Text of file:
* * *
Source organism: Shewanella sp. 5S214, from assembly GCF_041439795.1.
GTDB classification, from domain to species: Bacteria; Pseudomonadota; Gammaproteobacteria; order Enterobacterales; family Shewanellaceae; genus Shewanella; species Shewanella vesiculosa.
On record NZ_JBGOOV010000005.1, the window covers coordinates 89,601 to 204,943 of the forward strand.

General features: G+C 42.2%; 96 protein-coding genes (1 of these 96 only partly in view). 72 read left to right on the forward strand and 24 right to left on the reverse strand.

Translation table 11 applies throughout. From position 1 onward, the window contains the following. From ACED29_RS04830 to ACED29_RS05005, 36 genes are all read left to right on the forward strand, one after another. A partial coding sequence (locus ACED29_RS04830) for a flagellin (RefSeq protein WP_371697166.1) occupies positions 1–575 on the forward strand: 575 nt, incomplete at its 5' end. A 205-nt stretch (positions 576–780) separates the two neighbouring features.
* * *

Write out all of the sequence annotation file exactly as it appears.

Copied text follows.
Source organism: Shewanella sp. 5S214, from assembly GCF_041439795.1.
GTDB classification, from domain to species: Bacteria; Pseudomonadota; Gammaproteobacteria; order Enterobacterales; family Shewanellaceae; genus Shewanella; species Shewanella vesiculosa.
On record NZ_JBGOOV010000005.1, the window covers coordinates 89,601 to 204,943 of the forward strand.

General features: G+C 42.2%; 96 protein-coding genes (1 of these 96 only partly in view). 72 read left to right on the forward strand and 24 right to left on the reverse strand.

Translation table 11 applies throughout. From position 1 onward, the window contains the following. From ACED29_RS04830 to ACED29_RS05005, 36 genes are all read left to right on the forward strand, one after another. A partial coding sequence (locus ACED29_RS04830) for a flagellin (RefSeq protein WP_371697166.1) occupies positions 1–575 on the forward strand: 575 nt, incomplete at its 5' end. A 205-nt stretch (positions 576–780) separates the two neighbouring features.